Stephanus du Preez completed his BSc Chemistry, Mathematics and Applied Mathematics and a BSc (Honors) in Chemistry in 2012. In 2014, he completed a MSc in Chemistry (cum laude), focusing on the oxidation of chromium present in chromite dust as it passes through off-gas flaring stacks. In 2017, he obtained his PhD in Chemistry, titled "Ferrochromium waste management - addressing current gaps" from the North-West University (NWU), Potchefstroom Campus, South Africa. His PhD studies focused on environmental, waste management and process related aspects of the ferrochromium production process, with the main focus on lowering electrical consumption of the smelters, reducing the carbon footprint, rehabilitation of hazardous process residues and recovery of valuables from various process residue streams. In 2018, he completed a MEng in Chemical Engineering (cum laude), were his studies focused on the mechanochemical activation of aluminum for hydrogen generation purposes using neutral pH water. Up to date, he has published 10 internationally accredited, peer-reviewed papers in scientific and engineering journals and holds a Netherlands patent, titled "Activation compounds for hydrogen generation".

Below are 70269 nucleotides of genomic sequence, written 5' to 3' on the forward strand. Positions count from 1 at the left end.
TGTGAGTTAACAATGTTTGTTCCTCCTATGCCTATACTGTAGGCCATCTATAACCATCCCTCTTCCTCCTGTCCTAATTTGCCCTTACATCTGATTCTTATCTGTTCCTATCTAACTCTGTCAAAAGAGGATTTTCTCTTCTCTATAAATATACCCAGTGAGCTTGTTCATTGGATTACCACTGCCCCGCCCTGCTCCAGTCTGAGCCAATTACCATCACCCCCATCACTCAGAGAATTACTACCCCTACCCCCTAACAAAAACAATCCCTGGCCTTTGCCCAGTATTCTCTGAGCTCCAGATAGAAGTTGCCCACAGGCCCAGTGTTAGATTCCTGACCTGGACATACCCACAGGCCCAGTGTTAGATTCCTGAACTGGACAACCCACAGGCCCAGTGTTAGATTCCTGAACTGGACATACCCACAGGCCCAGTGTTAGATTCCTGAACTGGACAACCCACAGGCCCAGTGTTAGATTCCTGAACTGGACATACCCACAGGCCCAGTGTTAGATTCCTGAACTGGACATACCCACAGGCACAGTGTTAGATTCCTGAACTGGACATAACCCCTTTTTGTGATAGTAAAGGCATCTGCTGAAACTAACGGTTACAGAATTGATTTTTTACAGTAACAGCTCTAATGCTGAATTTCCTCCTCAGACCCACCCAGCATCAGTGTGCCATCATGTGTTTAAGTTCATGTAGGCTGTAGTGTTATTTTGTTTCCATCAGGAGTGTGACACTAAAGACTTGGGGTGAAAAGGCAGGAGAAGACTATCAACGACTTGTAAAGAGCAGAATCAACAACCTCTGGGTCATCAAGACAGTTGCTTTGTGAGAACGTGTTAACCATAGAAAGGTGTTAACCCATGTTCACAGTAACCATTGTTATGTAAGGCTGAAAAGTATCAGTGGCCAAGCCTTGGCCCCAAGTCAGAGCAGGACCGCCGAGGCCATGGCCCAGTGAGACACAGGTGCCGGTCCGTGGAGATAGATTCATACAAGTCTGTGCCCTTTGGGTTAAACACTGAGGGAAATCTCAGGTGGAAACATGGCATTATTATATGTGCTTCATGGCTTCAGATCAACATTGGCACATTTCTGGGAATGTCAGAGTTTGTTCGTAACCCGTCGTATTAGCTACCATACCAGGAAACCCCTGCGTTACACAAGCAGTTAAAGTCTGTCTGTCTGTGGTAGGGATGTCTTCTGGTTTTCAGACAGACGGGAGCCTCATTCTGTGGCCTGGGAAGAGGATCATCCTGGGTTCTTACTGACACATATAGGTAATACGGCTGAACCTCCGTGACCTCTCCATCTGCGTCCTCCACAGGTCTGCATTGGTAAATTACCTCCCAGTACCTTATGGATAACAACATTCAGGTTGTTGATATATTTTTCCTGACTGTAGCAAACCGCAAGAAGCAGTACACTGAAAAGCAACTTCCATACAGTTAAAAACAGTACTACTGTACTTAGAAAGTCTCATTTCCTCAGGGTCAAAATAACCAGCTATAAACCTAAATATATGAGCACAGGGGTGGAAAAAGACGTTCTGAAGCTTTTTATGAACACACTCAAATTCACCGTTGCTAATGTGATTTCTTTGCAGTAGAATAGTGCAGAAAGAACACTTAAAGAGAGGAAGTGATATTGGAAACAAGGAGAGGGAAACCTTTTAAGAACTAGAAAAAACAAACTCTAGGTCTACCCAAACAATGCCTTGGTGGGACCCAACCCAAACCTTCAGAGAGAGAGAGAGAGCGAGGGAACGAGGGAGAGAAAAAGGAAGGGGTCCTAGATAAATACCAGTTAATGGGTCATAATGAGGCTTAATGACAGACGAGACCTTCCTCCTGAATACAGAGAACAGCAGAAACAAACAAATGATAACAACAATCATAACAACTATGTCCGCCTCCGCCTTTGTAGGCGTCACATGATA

He is currently enrolled with HySA Infrastructure at the NWU in a post-doctoral research program in the area of hydrogen-related technologies under the mentorship of Dr. Dmitri Bessarabov.
Stephanus is also a visiting Rutherford Fellow, under the supervision of Dr. Charles Dunnill as part of the Strategic partnership grant from BIES and the HYENA Network. He is tasked with developing a flame-less hydrogen burner for domestic applications. The primary idea behind this device is to minimize the use of indoor solid fuel combustion as a means to prepare food. By doing so, the ambient household air-quality will improve significantly, which will likely alleviate health issues relating to poor-air quality exposure/inhalation.
A surface micrograph of the in-house developed and produced catalytic system.
An example of our specialized material in action.